It looks like many of the ‘end-of-the-year portfolio moves’ were completed yesterday and now much of the market is treading water as investors close the books on 2020.
The S&P 500 is in an extremely tight range intraday but small-caps (IWM) have managed to bounce back from a nasty bout of profit-taking on Tuesday. Breadth is good with 5475 gainers to 1875 decliners and there are over 400 new 12-month highs.
My list of big movers is better than yesterday but it is looking a bit more sedate than a few days ago. The SPAC group continues to attract much attention but volatility is running high.
One position I’ve been trading today is Net Element (NETE) . Technically this is not a SPAC but it is trading like one. Net Element is in the payment processing business but that isn’t the appeal here. In August, the company announced a reverse merger deal with Mullen Technologies which is a Southern California-based electric vehicle company. Once the deal is consummated NETE’s existing business will be spun off. This is similar to what AYROÂ (AYRO) did last December.
It was expected that the Mullen deal would close by the fourth quarter but that obviously is not going to happen. The stock had been basing well and jumped today on a news report that Mullen received a Letter of Intent to buy up to 10,000 of its MX-05 electric vehicles from a major electrical contractor. I’m long and looking for entry points.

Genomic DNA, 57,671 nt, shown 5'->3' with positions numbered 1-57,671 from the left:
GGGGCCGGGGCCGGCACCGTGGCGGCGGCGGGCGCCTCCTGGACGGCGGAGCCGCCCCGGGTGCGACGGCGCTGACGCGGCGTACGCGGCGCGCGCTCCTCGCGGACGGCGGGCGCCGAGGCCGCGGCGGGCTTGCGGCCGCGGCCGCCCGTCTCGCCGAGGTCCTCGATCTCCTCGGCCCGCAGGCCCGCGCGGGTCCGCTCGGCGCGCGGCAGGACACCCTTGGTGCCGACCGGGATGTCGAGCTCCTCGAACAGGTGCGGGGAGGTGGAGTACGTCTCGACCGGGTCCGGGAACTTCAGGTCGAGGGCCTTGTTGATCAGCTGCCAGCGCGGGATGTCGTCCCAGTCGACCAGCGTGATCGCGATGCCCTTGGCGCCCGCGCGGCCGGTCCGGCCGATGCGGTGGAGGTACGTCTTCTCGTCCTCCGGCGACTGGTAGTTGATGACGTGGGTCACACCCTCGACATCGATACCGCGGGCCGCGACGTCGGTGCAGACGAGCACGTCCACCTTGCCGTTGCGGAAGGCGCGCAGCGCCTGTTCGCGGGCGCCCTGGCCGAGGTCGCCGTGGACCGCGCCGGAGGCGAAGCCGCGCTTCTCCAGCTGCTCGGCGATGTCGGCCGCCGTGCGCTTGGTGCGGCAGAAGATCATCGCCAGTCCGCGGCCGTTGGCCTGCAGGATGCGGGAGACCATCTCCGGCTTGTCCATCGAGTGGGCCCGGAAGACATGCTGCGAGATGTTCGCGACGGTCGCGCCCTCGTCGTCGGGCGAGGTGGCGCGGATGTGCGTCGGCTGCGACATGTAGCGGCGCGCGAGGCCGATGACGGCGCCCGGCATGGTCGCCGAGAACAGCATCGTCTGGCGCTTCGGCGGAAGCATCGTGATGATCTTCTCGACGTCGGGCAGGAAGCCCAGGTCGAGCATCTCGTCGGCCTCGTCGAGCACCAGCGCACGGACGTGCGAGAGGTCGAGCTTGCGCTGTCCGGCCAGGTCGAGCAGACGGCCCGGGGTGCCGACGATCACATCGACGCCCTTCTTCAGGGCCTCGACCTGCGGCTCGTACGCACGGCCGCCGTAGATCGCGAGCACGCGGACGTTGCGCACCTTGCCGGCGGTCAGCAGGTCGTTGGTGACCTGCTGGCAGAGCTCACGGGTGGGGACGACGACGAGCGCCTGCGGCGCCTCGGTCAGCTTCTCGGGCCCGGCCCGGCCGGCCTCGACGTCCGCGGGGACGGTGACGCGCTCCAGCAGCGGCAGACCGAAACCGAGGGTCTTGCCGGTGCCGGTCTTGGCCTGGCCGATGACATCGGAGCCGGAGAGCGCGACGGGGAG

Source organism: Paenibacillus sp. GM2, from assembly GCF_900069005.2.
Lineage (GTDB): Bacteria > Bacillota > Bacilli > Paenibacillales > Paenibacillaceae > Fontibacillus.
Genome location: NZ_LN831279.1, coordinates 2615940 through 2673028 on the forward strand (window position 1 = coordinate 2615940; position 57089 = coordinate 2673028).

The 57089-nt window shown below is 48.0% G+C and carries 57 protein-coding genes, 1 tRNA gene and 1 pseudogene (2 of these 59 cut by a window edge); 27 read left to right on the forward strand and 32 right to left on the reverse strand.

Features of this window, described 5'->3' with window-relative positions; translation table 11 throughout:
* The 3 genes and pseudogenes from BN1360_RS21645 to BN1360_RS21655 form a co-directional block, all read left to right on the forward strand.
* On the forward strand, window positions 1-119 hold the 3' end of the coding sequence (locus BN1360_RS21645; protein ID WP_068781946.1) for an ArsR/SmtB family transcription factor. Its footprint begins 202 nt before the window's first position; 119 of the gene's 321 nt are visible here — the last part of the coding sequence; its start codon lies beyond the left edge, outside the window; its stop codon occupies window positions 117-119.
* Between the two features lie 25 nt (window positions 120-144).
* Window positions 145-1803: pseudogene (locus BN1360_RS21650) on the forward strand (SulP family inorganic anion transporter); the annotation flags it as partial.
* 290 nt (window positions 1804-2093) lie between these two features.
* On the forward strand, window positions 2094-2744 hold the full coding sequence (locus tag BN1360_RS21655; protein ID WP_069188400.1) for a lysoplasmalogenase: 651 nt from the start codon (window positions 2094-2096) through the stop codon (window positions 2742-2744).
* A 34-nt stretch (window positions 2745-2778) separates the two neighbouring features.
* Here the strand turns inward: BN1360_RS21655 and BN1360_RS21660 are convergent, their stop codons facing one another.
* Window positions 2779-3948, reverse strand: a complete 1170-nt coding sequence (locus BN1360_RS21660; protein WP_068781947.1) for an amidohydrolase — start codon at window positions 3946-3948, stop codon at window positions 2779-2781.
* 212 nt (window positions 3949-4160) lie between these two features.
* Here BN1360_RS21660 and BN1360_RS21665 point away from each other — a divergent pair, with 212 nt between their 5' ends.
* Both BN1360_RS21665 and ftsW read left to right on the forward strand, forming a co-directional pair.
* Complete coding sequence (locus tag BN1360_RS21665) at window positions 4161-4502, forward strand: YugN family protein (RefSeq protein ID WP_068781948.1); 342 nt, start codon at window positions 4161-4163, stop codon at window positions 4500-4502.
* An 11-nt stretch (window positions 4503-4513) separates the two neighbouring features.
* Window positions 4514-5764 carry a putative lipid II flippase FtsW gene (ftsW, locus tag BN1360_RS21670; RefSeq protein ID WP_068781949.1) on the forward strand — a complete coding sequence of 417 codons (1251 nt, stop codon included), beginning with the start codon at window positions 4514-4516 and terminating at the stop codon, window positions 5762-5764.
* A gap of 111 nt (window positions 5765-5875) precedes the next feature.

SPACs have been great trading vehicles for traders recently and there are dozens more that are likely to be filed in the weeks ahead. Some market pundits believe that this is a setup for a major disaster and that they are going to suddenly collapse. I think they are wrong.
The nature of the market is to always go too far and then correct but the correction process is when the winners will be separated from the pretenders. The bad SPACs will fade away and the good ones will continue. There is some real trash among SPACs, but there are also some excellent ones that will eventually have the financials to attract more conservative investors.
The SPAC mechanism is gaining favor as an alternative to the traditional IPO because it is a more democratic way to not only distribute shares but to price them. Traders and investors like that they don’t have to curry favor with underwriters to get an allocation and the companies are able to more accurately price their shares as the SPAC process plays out.
Traditional Wall Street doesn’t like SPACs because they lose their insider advantage with them. Sponsors love the fees and their low risk and they will keep rolling out new ones. They are competing with private equity and the target companies have to be loving it as well.
I look for SPACs to continue to be a major trading theme in 2021.